I've heard so many folks say they didn't know there were Black people in Oklahoma.  The interesting thing for those of us who grew up in the fifties and sixties in OKC, during the Civil Rights Era, was we didn't know how bad our brothers and sisters had it in other parts of the US.   I think we were kind of naive.  We'd read about it, but never experienced it up front.  In Oklahoma City, we had real neighborhoods, no gangs; very few, if any slums; we were segregated, but we had followed the "separate but equal" route, as enunciated by Booker T. Washington.  Our neighborhoods were as nice, if not nicer than the whites because we kept them that way - not because someone else came in and did it for us!  Our schools, places of business, homes - all of which we owned outright were kept clean and bright, not because someone else came in and gave us some funds; but because we did it together - ourselves.    Does that mean there was no discrimination?  Of course not!  Crackers are crackers - and Oklahoma City had more than its share.  They had signs in the window saying they reserved the right to refuse service to anyone - we just reserved the right to ignore it. 

We didn't let the fact that they stole our land, literally pushed us off of it, dampen our spirits or stop us for doing what we knew how to do - doesn't mean we didn't care or mind - we were out gunned by the federal authorities - but they couldn't out think us.  My dad's granddad built a sod house out of mud until he could come up with something sturdier.  They didn't let the Oklahoma Ruin ruin their dreams of having their own farm - he later was able to get 86 acres from a white farmer who gave up because he didn't know what he was doing to begin with.  (Though I was raised in Oklahoma City, we had several relatives in Boley and would visit there frequently - it never struck me that it being an all Black town was significant back then.  Now it's even more special because they're still here and thriving.)

 We had actively resisted being dictated to by the meanstream rednecks of OKC, designed our own curriculum, which incorporated the teachings and philosophies of Carter G. Woodson, DuBois, E. Franklin Frazier, Lerone Bennett, John Hope Franklin, Langston Hughes, and so many other great Black writers and philosophers.  We had managed to complete our education without one white teacher or administrator in our classroom - giving us pretty much "carte noire" to study them as well as ourselves - what a rich body of knowledge we garnered. 

                                         (PS: I made the dress in Home Economics - lol)

 I must express gratitude to my Moon Junior High and Douglass Senior High School teachers:  Ms Lola B. Greer (Homeroom/ Exelerated Math, Ms. Maleen Lee Gallimore (Gen. Science), Ms. Scobey (English Comp), Mr. Emory (Bio - I learned to dissect frogs and worms), Mr. Rucker (Math), Mr. Buford (Political Science), Mr. Sherman (History),  Mr, Mosley (Trigonometry), Otis Dulan, Jr (yes my cousin - Physics & Chemistry), Ms. Lea Wiley (Great Books), Ms. Daisy Harris Server (Aunt), Clara Luper (civil rights mentor/leader), and a  host of others.   And of course, Mr. Perry - even though I never took a class with him, he was the orchestra and band director, and he was tall, fine and spectacular.  And could that brother march!!!  He was a fantabulous drum major!!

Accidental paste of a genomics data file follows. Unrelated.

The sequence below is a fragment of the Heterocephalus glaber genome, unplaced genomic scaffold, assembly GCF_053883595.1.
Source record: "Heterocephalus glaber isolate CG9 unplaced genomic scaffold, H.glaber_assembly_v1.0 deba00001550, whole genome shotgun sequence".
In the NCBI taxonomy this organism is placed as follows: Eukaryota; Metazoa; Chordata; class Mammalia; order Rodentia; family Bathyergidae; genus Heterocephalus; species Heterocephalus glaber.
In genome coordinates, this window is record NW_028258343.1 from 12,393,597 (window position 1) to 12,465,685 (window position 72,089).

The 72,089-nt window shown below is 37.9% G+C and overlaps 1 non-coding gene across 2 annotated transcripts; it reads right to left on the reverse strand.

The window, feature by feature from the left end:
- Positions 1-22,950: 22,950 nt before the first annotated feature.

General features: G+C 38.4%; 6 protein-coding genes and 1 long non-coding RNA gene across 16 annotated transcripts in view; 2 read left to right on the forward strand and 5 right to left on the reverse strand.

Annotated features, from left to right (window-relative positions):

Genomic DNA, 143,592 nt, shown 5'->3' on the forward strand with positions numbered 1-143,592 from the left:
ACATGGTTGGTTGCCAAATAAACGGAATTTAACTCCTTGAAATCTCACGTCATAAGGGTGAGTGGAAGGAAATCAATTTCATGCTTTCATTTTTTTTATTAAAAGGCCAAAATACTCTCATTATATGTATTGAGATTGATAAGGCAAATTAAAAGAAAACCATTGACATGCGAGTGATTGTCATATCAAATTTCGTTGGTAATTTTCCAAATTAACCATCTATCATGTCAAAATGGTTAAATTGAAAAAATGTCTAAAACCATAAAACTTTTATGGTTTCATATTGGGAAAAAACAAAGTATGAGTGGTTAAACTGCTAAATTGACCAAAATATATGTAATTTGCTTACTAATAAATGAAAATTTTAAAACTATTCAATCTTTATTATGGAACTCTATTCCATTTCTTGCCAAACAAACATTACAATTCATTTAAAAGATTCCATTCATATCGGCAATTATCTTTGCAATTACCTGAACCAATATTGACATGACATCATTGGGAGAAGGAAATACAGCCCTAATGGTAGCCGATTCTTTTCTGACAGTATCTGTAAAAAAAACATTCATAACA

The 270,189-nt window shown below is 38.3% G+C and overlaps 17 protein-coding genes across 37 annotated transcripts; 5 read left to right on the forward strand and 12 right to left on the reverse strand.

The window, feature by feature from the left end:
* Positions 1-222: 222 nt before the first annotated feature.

Okay, this is beginning to sound more like a homage to my educators - which is as it should be - because, with few exceptions, they were wonderful - and without whom I, and so many of my classmates who came before me, or were my contemporaries, I would not have this fantastic body of knowledge, or love for education.  I would not have known my history or about Carter G. Woodson, or Sequoiah, or the many things meanstream white historians try to hide or distort. 


So, next year, as you look forward to the upcoming Earth Day set on April 22, please give a moment of silence for those whose lives were irrevocably changed in the biggest land grab ever.  Also a moment of silence for the Oklahoma bombing of April 19, which took place 20 years ago in 1995. 

Of course, the Oklahoma City we have now is a mere shadow of its former self - many of my peers, including yours truly, have moved away; many of the Black owned businesses no longer exist - however, the pride is still there.  The sense of community is still there - and we  (at least in my family) still call it the OKLAHOMA RUIN.  Those who were born in my Mom Ruby Love's day and time, and know how much we lost as a result of the invasion are fading fast from among us.  It is up to the generation in front of me to tell the history and keep the facts straight - it's an example of what we were able to accomplish without any help or interference from whites; and how whites deliberately went out of their way to destroy all that had been built or developed as the result of a cooperative coalition between Blacks and Indians - and then held a celebration and named an entire football team in honor of it.  

That said - I'm still extremely proud of being an Oklahoma Kid - I'm from that part of Oklahoma City where people stood for something accomplished great things, stood for and by each other; didn't double deal; backed each other up - and still do - I wouldn't trade my childhood for anything in the world - even the Oklahoma Ruin couldn't take away the spirit that exists among and between us.   As my favorite music teacher, Ms. Evelyn La Rue Pittman used to say, "we have a rich heritage!"   

Now that I've gotten that rant off my chest, I can continue with the other articles for my blog - hope you got something positive out of it.  Wow!! That feels so much better!!!   :)

Stay Blessed &